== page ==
MORP Tree Guarantee and Planting Advice for Colorado

MORP TREE GUARANTEE

Thank you for sharing our passion for growing heritage trees. We hand-graft each tree for you in order to spread these rare and historic genetics across Montezuma County and beyond. Our annual tree sales are also a source of revenue to help support our non-profit efforts to keep Montezuma County “Orchard Country”. We thank you.
We guarantee that our trees are healthy at the time of purchase. We further guarantee that trees are living things and that there are many ways to kill them. We gladly offer feedback and advice, but not refunds or replacements.
If you have any unresolved concerns when selecting a tree do not buy it. Please “talk tree care” with us anytime before or after your purchase. Your success is important to us.
Even if planting a tree or an orchard is often an act of perseverance, in our county alone, we still find growing – thousands of trees 100 years or older. So, please plant a tree today for our future, and in honor of the hard work of our early fruit-growing pioneers!

MORP PLANTING ADVICE:

  • Trees are happiest in the ground, not in a pot, so plant immediately for best success.
  • Select a site with good soil drainage and good air flow. Avoid cold sinks.
    Space standard apple trees 25-30 feet apart; dwarf 15 feet apart.
  • Dig hole 2-3 times wider than the rootball and just deep enough to allow graft union to be several inches above soil line to keep traits of rootstock. In the case of seedling rootstock you may bury graft. Old timers did so for a stronger tree.
  • Do not add hot compost, manure, or fertilizer to planting hole. Back fill with native soil mixed with one third composted compost or quality potting soil. Water in and tap down air pockets. Mulch with 1-2” of compost per year; do not over do it.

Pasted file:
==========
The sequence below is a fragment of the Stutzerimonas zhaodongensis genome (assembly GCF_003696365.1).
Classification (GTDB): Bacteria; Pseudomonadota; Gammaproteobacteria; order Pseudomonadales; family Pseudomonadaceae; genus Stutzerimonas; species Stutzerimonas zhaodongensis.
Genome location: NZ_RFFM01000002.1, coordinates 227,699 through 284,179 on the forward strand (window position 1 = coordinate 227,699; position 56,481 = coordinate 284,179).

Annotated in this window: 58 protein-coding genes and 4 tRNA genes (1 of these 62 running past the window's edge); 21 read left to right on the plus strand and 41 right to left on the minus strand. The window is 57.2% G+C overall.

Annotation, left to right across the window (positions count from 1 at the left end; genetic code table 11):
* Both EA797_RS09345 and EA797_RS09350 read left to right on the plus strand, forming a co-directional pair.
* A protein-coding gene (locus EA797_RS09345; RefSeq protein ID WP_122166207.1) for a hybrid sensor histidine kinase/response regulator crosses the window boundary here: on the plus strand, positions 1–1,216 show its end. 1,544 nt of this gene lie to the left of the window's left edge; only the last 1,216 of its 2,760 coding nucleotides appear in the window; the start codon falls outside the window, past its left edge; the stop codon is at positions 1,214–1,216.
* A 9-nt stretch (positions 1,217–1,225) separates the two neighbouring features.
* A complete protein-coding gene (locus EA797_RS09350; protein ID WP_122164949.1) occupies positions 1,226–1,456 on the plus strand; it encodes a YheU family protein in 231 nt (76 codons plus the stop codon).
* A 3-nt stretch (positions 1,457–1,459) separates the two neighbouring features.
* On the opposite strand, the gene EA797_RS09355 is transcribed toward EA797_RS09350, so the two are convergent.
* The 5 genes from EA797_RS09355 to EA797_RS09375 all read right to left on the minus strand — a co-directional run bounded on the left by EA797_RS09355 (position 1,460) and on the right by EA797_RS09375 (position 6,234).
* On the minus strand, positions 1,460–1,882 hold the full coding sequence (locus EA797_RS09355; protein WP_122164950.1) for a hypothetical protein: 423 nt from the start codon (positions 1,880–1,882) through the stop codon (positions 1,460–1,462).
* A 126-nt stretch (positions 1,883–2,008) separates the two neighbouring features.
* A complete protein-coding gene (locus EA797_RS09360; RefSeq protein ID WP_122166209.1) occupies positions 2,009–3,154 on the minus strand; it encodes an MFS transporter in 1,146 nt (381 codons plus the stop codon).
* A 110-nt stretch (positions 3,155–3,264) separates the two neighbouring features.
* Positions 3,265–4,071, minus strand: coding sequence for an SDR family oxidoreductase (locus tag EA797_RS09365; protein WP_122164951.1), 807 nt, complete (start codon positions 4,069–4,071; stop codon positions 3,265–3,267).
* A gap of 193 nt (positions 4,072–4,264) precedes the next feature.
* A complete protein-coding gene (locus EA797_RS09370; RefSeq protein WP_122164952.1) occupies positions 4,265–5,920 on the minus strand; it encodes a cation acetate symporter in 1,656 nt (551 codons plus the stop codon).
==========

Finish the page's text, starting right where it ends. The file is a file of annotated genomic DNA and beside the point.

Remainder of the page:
• Protect your tree from deer, rodents, and other mechanical damage. Good fence is essential. Paint lower south trunk with plain white latex paint diluted with water to protect from sun scald. If you use tree stakes, trunk guards, limb spacers, ID tags, etc., reposition EVERY year.
  • Proper watering is key; not too much and not too little; just the right amount at just the right time. Easy to say, but takes experience to learn as the answer depends on the weather and site conditions, age and condition of tree, season and dormancy, and other factors. Rule of thumb: water slowly and deeply to get water down and out into soil profile. Repeat process when just the top of the soil just begins to dry. Flood or drip irrigation is best; sprinklers cause disease and sunburn, and often do not water deep enough. Water deeply and frequently to get a tree established; even during dry winter months; very hard to water too much in heat of the summer! 
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Montezuma County Apple Market & Mobile Pressing Opportunity

The market has returned for Montezuma Valley Fruits with consumers desire for the taste and heritage our local apples represent. Click links below describing market opportunities and challenges in the following documents 1) Montezuma Valley Apple Market Study, 2) Needs Assessment for Mobile Juicing Unit, 3) Feasibility Study for Mobile Juicing Unit, and 4) Business Plan for Producing Apple Juice with a Mobile Juicing Unit